December 2, 2013
By Thomas B Haines
When a spouse rolls his or her eyes at the notion of another flight around the patch, there's usually one tail-wagging willing passenger standing by. Flydo always seems ready to catch some lift, and he'll be especially anxious to go knowing a treat is involved. For that, Sunflower Seven has created a line of handmade airplane-shaped dog treats that make great stocking stuffers for the favorite canine flier in your life.
Pilot and entrepreneur Suzanne Cole combines her love of dogs and aviation to crank out the large biscuits. Each is about 3.5-by-3.5 inches. They are oatmeal-based and flavored with molasses to whet your dog's sweet tooth. She bakes the treats daily using all natural ingredients and no preservatives.
Cole features a host of speciality dog treats, toys, and pet paraphernalia on her website. She makes the various treats herself "from the types of ingredients found in your grandmother's cupboard." She describes her other products as "eco-conscious, fair-trade friendly and very frequently, certified organic." And made in Kansas, the sunflower state and home of other famed aviation entrepreneurs with names like Cessna and Beech.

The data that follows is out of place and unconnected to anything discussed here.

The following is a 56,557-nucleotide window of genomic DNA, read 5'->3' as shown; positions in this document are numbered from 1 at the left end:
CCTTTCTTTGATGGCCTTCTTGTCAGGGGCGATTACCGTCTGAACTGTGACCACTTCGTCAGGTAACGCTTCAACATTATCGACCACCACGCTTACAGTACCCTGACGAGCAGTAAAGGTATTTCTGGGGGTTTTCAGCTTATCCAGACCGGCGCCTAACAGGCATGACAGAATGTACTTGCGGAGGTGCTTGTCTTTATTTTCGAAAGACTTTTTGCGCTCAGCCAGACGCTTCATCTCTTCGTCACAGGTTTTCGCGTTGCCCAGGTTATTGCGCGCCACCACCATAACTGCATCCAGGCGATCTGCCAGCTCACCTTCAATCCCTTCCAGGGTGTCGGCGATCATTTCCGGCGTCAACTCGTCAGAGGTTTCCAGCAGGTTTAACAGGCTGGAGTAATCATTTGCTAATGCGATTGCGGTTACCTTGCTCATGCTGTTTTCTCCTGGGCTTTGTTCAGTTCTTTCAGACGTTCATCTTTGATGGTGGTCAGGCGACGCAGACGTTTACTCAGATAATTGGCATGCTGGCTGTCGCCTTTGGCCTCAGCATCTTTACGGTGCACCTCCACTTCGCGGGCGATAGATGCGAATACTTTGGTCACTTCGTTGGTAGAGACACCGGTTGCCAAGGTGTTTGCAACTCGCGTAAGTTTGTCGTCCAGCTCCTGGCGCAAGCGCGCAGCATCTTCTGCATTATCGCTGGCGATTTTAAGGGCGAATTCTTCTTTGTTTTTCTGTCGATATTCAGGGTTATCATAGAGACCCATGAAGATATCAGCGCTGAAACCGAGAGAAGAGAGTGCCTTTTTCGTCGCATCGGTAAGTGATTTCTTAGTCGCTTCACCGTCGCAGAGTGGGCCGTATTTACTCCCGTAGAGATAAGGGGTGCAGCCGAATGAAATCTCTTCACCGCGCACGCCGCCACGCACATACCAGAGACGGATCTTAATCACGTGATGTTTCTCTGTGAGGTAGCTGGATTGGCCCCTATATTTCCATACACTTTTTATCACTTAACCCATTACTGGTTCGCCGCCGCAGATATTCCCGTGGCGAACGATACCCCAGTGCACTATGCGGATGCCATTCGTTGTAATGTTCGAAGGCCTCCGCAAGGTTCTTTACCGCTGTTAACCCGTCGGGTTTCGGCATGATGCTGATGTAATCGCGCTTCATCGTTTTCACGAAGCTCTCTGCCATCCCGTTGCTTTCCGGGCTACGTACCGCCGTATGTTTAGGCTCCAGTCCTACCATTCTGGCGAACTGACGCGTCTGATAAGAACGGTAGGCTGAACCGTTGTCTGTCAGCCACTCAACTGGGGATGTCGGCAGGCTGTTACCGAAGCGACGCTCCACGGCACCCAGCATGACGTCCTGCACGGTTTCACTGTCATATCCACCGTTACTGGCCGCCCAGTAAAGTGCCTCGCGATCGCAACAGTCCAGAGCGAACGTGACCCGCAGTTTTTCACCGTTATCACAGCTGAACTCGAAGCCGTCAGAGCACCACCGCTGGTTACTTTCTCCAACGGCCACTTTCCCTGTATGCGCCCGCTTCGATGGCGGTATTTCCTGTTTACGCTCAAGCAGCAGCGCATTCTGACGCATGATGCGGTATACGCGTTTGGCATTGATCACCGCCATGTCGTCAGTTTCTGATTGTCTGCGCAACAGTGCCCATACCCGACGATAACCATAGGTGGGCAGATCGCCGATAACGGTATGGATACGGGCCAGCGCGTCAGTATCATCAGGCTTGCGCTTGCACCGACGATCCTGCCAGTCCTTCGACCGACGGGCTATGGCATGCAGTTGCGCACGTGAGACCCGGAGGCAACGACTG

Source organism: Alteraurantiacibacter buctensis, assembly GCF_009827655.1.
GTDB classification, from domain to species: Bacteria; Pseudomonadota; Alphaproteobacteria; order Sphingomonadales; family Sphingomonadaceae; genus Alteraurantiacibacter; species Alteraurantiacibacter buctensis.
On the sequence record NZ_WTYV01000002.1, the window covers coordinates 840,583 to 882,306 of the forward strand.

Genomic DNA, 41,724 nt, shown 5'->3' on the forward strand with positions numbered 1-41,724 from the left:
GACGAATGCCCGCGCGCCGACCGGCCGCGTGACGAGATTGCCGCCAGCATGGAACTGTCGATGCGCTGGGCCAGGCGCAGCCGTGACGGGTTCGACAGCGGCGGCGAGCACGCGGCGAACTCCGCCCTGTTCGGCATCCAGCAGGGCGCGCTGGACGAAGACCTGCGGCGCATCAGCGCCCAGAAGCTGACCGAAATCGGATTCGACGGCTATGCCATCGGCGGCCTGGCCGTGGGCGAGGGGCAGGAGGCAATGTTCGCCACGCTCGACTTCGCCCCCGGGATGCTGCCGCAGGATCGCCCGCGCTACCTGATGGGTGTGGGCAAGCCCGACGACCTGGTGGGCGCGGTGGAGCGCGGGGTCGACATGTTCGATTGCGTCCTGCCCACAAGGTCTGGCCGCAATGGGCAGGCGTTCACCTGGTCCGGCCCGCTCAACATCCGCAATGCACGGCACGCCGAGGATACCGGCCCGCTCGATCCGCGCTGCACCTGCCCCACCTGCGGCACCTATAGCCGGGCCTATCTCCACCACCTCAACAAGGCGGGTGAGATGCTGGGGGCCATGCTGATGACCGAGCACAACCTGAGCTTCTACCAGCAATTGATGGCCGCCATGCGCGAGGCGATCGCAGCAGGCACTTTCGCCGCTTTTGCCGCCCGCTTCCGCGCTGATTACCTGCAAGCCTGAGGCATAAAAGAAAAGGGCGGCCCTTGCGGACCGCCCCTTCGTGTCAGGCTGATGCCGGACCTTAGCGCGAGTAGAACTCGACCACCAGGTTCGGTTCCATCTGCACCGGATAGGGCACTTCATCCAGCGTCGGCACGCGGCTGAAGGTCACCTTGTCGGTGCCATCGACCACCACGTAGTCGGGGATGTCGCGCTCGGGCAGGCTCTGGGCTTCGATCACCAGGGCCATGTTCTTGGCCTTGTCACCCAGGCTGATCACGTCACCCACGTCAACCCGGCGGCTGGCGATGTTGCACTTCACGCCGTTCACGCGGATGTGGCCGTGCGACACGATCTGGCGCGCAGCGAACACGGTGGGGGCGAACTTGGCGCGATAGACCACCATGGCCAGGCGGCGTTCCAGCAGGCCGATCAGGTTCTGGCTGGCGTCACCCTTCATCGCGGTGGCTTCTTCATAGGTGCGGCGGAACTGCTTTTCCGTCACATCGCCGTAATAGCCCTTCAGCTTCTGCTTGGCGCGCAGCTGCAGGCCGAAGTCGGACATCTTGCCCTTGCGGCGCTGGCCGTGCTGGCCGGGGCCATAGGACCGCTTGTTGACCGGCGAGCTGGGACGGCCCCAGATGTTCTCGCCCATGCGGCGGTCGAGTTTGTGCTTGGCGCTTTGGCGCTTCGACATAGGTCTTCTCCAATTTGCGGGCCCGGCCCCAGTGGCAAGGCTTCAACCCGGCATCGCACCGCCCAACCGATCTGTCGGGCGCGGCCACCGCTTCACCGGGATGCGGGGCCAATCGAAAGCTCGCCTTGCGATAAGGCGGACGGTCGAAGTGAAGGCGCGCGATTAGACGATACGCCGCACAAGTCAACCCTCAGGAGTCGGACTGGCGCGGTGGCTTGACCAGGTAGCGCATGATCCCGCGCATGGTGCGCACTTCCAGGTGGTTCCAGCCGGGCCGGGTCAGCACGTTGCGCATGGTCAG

The Flying Machines treats are packed about 18 to 20 to a box and sell for $13.99. For ordering information, see Sunflower Seven. A worthwhile reward for the passenger least likely to judge your landings.
Environmental groups are asking the EPA to take another look at avgas even as a government-industry program moves closer to finding unleaded alternatives.
Collaboration between the German government, academia, and airplane manufacturers may make future aircraft cabins more protective of pilots and passengers. The Safety Box team plans to apply auto racing technology to general aviation.
A father and his 14-year-old son were helping another pilot ferry a newly purchased aircraft from California to their home field in Virginia. The three made an overnight stop in Albuquerque before flying on to Illinois for fuel. But shortly after they parked the aircraft in Marion, Ill., they were approached by as many as 18 uniformed and non-uniformed law enforcement officers who came running toward the airplane.
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